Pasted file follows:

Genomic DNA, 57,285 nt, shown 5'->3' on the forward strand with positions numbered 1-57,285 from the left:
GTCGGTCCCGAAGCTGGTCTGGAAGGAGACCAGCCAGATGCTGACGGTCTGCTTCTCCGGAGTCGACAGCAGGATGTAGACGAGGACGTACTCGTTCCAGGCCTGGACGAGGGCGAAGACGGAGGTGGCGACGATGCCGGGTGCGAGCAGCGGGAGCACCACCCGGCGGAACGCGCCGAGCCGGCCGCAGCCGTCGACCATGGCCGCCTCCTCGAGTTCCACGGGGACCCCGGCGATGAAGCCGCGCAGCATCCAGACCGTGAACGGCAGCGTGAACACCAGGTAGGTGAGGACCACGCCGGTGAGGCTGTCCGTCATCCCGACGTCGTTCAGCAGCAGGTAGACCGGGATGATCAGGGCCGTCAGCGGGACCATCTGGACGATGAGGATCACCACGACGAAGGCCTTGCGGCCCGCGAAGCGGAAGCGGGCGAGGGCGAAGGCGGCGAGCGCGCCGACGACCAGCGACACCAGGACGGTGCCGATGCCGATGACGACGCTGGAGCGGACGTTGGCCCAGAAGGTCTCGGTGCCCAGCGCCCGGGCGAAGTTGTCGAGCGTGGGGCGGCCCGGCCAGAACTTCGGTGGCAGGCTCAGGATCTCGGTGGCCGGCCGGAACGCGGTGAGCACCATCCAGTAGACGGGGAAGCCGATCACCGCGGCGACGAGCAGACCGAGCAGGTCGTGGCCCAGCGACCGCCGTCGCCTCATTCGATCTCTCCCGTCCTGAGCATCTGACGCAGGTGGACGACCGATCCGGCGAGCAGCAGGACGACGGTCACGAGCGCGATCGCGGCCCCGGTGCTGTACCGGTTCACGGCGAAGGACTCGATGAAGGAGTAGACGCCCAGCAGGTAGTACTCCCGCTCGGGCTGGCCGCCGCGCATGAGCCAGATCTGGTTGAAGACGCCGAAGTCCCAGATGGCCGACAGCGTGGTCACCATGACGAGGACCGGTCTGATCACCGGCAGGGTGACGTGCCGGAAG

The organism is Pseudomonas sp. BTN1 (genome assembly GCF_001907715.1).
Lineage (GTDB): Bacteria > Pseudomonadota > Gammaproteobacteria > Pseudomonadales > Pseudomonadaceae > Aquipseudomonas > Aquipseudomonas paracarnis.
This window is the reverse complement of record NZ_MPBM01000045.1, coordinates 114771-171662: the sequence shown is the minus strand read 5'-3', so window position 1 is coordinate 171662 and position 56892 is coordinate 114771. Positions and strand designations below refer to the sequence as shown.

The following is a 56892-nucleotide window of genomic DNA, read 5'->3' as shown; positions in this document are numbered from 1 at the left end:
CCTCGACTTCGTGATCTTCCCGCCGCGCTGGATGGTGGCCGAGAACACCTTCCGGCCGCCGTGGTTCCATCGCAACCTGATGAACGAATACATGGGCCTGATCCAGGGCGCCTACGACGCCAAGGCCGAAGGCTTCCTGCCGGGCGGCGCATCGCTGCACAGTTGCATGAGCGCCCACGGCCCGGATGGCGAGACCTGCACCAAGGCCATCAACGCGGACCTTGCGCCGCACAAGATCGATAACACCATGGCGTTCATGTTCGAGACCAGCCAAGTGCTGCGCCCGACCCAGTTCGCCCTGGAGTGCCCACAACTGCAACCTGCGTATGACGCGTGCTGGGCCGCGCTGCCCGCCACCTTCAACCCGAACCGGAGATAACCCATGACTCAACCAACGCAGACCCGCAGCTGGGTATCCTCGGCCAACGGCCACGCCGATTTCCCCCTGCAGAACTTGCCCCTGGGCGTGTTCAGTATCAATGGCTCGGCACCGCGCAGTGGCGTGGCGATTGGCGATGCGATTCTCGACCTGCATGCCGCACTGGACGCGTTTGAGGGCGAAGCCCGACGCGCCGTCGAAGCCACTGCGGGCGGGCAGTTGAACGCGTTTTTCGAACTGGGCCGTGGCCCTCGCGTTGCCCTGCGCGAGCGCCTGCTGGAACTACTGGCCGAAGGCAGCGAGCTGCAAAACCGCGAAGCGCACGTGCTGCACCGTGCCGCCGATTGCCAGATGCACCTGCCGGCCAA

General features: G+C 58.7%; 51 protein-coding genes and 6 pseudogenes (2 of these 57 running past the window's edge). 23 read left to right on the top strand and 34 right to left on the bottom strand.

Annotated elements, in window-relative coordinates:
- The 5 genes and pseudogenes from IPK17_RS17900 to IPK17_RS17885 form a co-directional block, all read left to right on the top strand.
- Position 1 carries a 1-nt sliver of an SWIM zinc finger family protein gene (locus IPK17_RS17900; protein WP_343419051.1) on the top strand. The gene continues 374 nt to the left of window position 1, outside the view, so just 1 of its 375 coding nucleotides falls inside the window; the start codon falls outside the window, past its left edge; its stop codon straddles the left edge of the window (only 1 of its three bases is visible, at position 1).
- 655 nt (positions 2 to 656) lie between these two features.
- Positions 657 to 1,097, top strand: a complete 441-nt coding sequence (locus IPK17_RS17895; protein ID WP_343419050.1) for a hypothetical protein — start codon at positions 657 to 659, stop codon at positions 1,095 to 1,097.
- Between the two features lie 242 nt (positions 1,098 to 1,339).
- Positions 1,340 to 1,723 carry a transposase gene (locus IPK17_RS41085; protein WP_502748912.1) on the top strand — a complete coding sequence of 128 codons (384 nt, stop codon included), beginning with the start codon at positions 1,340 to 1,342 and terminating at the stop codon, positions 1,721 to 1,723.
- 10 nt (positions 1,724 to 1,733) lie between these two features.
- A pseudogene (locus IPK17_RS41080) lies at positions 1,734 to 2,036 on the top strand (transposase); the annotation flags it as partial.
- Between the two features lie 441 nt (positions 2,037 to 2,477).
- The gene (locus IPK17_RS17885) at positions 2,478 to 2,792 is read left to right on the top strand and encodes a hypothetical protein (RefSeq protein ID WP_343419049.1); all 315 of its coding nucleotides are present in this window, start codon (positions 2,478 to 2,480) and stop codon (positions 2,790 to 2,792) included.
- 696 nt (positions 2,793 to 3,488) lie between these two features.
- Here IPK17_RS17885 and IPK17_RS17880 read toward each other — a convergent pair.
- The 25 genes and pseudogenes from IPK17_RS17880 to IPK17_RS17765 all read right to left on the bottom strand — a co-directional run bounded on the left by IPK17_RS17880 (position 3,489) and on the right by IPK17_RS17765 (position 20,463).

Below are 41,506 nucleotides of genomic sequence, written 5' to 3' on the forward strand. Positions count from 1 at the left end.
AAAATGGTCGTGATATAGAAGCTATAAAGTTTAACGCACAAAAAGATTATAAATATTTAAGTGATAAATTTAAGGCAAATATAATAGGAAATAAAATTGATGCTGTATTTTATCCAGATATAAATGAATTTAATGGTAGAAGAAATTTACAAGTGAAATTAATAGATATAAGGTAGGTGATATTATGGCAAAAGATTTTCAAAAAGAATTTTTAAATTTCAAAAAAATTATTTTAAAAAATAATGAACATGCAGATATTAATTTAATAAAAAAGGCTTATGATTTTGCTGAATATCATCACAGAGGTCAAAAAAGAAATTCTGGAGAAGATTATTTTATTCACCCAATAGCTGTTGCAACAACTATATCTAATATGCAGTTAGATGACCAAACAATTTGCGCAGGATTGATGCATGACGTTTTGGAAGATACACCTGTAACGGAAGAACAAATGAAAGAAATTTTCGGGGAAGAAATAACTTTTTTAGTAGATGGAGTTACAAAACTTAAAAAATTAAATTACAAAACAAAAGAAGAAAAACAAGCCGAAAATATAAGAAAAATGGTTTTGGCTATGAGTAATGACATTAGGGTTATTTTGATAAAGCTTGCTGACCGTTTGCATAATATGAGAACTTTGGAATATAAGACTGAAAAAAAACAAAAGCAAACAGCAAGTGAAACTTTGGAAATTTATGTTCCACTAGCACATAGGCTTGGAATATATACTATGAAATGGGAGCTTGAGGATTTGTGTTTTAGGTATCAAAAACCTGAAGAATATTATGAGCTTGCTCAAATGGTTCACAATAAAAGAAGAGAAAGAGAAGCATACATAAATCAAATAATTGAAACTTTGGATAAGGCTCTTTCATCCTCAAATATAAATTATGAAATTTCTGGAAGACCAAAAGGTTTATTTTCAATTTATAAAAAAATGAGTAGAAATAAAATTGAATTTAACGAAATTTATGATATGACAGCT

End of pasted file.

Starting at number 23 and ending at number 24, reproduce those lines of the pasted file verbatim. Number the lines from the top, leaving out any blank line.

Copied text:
Below are 41,506 nucleotides of genomic sequence, written 5' to 3' on the forward strand. Positions count from 1 at the left end.
AAAATGGTCGTGATATAGAAGCTATAAAGTTTAACGCACAAAAAGATTATAAATATTTAAGTGATAAATTTAAGGCAAATATAATAGGAAATAAAATTGATGCTGTATTTTATCCAGATATAAATGAATTTAATGGTAGAAGAAATTTACAAGTGAAATTAATAGATATAAGGTAGGTGATATTATGGCAAAAGATTTTCAAAAAGAATTTTTAAATTTCAAAAAAATTATTTTAAAAAATAATGAACATGCAGATATTAATTTAATAAAAAAGGCTTATGATTTTGCTGAATATCATCACAGAGGTCAAAAAAGAAATTCTGGAGAAGATTATTTTATTCACCCAATAGCTGTTGCAACAACTATATCTAATATGCAGTTAGATGACCAAACAATTTGCGCAGGATTGATGCATGACGTTTTGGAAGATACACCTGTAACGGAAGAACAAATGAAAGAAATTTTCGGGGAAGAAATAACTTTTTTAGTAGATGGAGTTACAAAACTTAAAAAATTAAATTACAAAACAAAAGAAGAAAAACAAGCCGAAAATATAAGAAAAATGGTTTTGGCTATGAGTAATGACATTAGGGTTATTTTGATAAAGCTTGCTGACCGTTTGCATAATATGAGAACTTTGGAATATAAGACTGAAAAAAAACAAAAGCAAACAGCAAGTGAAACTTTGGAAATTTATGTTCCACTAGCACATAGGCTTGGAATATATACTATGAAATGGGAGCTTGAGGATTTGTGTTTTAGGTATCAAAAACCTGAAGAATATTATGAGCTTGCTCAAATGGTTCACAATAAAAGAAGAGAAAGAGAAGCATACATAAATCAAATAATTGAAACTTTGGATAAGGCTCTTTCATCCTCAAATATAAATTATGAAATTTCTGGAAGACCAAAAGGTTTATTTTCAATTTATAAAAAAATGAGTAGAAATAAAATTGAATTTAACGAAATTTATGATATGACAGCT